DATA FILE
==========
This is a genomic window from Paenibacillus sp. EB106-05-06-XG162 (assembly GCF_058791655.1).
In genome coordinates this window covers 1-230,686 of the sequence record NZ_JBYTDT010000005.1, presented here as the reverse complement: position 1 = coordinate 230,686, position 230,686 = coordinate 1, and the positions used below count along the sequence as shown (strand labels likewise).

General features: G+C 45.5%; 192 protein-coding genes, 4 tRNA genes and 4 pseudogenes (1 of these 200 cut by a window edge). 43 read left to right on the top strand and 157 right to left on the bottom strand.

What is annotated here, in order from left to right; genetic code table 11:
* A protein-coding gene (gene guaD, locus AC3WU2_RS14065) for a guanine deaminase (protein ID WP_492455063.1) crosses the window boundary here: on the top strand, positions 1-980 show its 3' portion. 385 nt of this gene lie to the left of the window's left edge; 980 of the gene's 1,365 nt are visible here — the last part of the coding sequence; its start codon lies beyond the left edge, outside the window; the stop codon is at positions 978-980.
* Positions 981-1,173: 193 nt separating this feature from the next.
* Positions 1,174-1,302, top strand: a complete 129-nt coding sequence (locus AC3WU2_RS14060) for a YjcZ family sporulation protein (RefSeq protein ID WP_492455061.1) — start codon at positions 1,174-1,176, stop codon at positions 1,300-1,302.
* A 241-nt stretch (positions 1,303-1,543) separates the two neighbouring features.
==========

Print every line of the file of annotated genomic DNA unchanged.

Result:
This is a genomic window from Paenibacillus sp. EB106-05-06-XG162 (assembly GCF_058791655.1).
In genome coordinates this window covers 1-230,686 of the sequence record NZ_JBYTDT010000005.1, presented here as the reverse complement: position 1 = coordinate 230,686, position 230,686 = coordinate 1, and the positions used below count along the sequence as shown (strand labels likewise).

General features: G+C 45.5%; 192 protein-coding genes, 4 tRNA genes and 4 pseudogenes (1 of these 200 cut by a window edge). 43 read left to right on the top strand and 157 right to left on the bottom strand.

What is annotated here, in order from left to right; genetic code table 11:
* A protein-coding gene (gene guaD, locus AC3WU2_RS14065) for a guanine deaminase (protein ID WP_492455063.1) crosses the window boundary here: on the top strand, positions 1-980 show its 3' portion. 385 nt of this gene lie to the left of the window's left edge; 980 of the gene's 1,365 nt are visible here — the last part of the coding sequence; its start codon lies beyond the left edge, outside the window; the stop codon is at positions 978-980.
* Positions 981-1,173: 193 nt separating this feature from the next.
* Positions 1,174-1,302, top strand: a complete 129-nt coding sequence (locus AC3WU2_RS14060) for a YjcZ family sporulation protein (RefSeq protein ID WP_492455061.1) — start codon at positions 1,174-1,176, stop codon at positions 1,300-1,302.
* A 241-nt stretch (positions 1,303-1,543) separates the two neighbouring features.